node takes the following steps:
1. The node detecting the broken link creates a ROUTE ERROR packet as per the
routing protocol specifications.
2. This packet is then encrypted using a group session key in the direction of
the recipient node using the Session Key Table and is multicast back to the
3. If any of the intermediate nodes has moved out of the wireless range a new
group session key is established.
4. All recipient nodes that share the group session key decrypt the ROUTE ERROR
packet, and if required, modify it according to the routing protocol specifi-
5. The ROUTE ERROR packet is then again encrypted using the group session
key and is multicast back to the recipients.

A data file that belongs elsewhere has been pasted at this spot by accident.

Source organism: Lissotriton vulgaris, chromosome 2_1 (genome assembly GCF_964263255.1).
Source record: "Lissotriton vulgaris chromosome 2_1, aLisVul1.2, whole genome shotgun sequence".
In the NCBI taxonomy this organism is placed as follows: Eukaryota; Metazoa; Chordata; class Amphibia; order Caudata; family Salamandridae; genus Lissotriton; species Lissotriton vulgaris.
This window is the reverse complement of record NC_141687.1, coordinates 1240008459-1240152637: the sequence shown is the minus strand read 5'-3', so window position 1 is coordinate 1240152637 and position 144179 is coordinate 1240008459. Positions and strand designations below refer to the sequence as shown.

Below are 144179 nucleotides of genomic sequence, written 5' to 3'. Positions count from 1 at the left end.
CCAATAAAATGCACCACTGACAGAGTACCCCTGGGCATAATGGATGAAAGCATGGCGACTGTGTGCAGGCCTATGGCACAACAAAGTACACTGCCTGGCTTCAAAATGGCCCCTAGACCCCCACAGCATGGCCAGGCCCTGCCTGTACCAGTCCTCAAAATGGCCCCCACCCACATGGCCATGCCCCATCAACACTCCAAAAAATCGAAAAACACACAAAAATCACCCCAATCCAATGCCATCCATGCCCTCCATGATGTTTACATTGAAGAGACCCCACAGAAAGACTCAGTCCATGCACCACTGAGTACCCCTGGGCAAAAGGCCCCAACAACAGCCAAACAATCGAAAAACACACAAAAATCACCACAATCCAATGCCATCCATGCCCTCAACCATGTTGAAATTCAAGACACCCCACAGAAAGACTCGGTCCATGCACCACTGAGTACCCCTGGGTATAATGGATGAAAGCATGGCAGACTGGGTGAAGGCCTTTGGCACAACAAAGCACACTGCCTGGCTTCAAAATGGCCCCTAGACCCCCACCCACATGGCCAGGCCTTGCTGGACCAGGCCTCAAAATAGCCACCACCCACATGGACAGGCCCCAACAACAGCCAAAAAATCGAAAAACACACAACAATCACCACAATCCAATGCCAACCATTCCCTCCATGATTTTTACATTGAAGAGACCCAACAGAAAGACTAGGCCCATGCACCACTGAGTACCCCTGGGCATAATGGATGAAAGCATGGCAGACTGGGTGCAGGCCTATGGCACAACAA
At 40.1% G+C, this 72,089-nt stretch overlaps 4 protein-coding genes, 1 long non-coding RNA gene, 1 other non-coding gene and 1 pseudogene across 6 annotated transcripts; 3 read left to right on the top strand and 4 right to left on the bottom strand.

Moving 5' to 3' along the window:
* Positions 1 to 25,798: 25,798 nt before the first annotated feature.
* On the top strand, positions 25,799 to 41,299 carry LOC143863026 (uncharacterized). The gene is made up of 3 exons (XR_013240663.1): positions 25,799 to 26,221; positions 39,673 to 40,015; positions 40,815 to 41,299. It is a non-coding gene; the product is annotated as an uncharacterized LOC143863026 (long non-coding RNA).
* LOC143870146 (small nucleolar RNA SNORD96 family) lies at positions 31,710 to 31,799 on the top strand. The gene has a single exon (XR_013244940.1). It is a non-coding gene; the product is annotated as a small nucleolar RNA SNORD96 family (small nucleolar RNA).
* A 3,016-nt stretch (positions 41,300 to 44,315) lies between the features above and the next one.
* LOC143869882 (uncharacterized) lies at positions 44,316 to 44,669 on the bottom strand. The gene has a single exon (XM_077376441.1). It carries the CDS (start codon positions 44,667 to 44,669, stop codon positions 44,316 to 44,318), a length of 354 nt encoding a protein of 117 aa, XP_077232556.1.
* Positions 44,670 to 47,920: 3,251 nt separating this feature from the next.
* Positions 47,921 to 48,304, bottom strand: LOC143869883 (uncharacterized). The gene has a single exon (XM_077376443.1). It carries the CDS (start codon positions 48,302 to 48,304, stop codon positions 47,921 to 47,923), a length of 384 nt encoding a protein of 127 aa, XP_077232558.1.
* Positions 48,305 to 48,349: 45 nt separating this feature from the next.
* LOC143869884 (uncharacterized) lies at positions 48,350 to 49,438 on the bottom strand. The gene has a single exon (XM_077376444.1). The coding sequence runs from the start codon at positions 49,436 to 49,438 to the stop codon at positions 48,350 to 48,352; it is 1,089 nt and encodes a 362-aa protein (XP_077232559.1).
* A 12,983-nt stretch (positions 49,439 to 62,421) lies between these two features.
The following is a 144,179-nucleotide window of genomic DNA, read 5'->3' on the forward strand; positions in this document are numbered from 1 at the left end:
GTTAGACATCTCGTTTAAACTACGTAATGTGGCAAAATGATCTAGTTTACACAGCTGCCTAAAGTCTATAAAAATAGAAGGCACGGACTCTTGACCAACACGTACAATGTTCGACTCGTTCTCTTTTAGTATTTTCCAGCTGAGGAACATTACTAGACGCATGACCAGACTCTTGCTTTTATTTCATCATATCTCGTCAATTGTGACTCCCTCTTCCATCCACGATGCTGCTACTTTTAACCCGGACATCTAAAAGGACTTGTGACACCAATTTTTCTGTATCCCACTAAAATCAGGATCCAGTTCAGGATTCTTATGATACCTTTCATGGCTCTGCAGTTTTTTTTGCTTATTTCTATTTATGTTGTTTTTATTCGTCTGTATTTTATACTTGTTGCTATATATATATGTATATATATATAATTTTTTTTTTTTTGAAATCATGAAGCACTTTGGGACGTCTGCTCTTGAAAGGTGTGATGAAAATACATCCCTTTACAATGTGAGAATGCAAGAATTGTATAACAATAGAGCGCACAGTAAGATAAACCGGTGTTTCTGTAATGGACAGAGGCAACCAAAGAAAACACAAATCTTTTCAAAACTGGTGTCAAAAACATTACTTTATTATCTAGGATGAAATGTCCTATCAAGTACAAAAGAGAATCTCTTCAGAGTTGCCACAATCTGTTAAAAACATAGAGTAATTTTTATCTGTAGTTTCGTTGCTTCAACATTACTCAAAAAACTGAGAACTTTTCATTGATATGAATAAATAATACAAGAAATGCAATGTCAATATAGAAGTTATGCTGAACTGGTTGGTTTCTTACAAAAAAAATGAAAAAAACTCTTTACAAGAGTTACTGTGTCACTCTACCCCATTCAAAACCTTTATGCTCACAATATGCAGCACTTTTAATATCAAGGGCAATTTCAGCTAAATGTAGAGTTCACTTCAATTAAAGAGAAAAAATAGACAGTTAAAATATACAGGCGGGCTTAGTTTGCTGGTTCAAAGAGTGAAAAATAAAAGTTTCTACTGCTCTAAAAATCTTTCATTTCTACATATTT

6. Steps 4 and 5 are repeated until the intended recipients receive the ROUTE
ERROR packet.
Data Protection. Once protected routes have been established, secure data
transfer is relatively straightforward. To ensure connection confidentiality a source
node adopts the following steps:
8 Asad A. Pirzada et al.
1. Any node ‘x’ desiring to establish an end-to-end secure data channel, first es-
tablishes a session key K
with the intended node ‘y’ using the key exchange
protocol as shown in Fig. 3.
2. It then symmetrically encrypts the data packet using the session key K
and transmits it over the secure route.
3. The intermediate nodes simply forward the packet in the intended direction.
4. When the encrypted data packet reaches the destination it is decrypted using
the session key K
5. Steps 2 to 4 are followed for all further data communication.
Fig. 3. End-to-End Establishment of Secure Routes
4 Security Analysis
In this section we discuss how the presented security scheme defies possible at-
tacks in an ad-hoc network. As discussed earlier, the basis of a security infrastruc-
ture is primarily dependent on the initial key exchange providing authentication.
Other security services like confidentiality, integrity and non-repudiation all rely